Indeed, when we start thinking about resurrection parallels in our lives, the thought that death MUST go before, puts a new emphasis behind all we said in that first Part. Our starting point had been the picture of the seed falling into the ground and ‘dying’ and without that happening, it cannot possibly ‘germinate’, get nourishment from the soil, be watered and grow. The burying and ‘dying’ is vital.

God’s Sovereignty must mean Our Surrender: But then we considered the matter of sovereignty, and this is where a unique dynamic comes in. Unlike a do-it-yourself activity or working from a self-help book, living out the Christian faith is not only about following the instructions of the teaching in the New Testament but also taking the leading of the indwelling Holy Spirit; it is a personal relationship thing and that can’t happen unless we are willing to put aside our own hopes, desires and dreams and submit to the Lord’s plans for our lives – which are always better!!!! But for His will to prevail, ours has to die.

Available to all People: When it comes to people, it is so easy to let personal likes or dislikes prevail, but Jesus is open to all and wants us to be available to all, but we cannot do that and be his instrument unless we are willing to die to those likes or dislikes in respect of people, our own prejudices. If it applies generally to people, it certainly applies where we have a need to be forgiven or to forgive. Failure to die to self means the Lord cannot raise up new life in the form of reconciliation and healing.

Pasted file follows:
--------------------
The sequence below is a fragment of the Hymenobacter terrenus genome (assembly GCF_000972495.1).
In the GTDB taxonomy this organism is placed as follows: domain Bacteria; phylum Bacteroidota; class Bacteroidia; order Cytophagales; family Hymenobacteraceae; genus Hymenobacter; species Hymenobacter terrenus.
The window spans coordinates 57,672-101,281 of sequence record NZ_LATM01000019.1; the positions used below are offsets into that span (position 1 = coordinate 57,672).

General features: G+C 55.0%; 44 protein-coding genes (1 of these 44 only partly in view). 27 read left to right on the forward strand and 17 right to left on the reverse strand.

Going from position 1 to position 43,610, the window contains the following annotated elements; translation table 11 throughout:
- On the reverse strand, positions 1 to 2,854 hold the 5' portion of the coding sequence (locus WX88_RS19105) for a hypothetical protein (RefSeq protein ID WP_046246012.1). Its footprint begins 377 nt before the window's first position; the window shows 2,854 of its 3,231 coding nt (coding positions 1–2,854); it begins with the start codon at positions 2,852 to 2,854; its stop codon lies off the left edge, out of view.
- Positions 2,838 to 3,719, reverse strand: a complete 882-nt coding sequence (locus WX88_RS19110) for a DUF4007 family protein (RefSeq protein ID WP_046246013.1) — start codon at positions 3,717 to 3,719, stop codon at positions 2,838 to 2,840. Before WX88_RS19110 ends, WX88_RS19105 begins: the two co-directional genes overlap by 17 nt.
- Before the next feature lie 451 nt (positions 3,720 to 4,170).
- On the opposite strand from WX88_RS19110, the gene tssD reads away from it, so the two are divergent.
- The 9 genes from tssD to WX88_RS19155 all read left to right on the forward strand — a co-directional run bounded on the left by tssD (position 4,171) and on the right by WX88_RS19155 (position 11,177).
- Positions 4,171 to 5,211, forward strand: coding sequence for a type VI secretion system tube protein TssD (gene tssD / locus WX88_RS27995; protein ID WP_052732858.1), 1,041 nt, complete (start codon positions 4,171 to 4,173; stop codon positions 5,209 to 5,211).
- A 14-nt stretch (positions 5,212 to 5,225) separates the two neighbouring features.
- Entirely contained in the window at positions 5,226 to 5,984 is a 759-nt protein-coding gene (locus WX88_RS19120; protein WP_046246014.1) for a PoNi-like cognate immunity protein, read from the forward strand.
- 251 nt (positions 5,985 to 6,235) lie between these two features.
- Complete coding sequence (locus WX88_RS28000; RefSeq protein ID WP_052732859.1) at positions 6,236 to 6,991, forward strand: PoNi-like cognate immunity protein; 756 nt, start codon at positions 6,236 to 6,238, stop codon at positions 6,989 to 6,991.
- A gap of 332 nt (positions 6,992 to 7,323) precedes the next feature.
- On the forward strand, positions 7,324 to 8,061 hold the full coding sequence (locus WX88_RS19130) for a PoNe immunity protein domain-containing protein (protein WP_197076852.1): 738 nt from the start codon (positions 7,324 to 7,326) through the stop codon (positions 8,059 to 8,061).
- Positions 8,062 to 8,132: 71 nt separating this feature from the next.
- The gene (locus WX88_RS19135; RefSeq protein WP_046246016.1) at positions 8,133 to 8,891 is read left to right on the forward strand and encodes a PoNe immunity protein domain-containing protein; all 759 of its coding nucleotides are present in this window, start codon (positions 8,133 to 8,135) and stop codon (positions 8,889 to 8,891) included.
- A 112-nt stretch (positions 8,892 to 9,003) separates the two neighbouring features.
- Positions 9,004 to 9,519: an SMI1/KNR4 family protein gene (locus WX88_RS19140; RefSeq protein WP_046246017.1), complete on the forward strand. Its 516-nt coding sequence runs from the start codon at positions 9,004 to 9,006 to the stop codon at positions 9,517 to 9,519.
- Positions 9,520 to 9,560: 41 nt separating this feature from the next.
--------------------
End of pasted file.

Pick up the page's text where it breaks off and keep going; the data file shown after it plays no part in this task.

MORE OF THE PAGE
Don’t Lose the Resources: Then there was the subject of allowing people or systems or methods to replace our reliance on the Lord Himself. While we rely upon or look to anyone or anything other than the Lord as our resource, we will not be able to receive the flow of His Spirit, His power, into our lives. We have to die to those other ‘resources’ if we are to become recipients of the Lord’s resources. Jeremiah had to bring the word to God’s people, “My people have committed two sins: They have forsaken me, the spring of living water, and have dug their own cisterns, broken cisterns that cannot hold water,” (Jer 2:13) which was all about substitutes.

Reliance in all areas = blessing in all areas: Anxiety and worry, and the whole subject of trusting the Lord is, at the heart of it, all about knowing the Lord in daily experience, not merely in reading about Him in His word. Death to self means turning to Him, relying upon Him, turning to Him with all problems and difficulties, whether intellectual, material, spiritual or emotional, and not making our own intellect or cleverness, or our own will-power, the resource we will rely upon.  Anxiety closes us down. Reliance releases resources.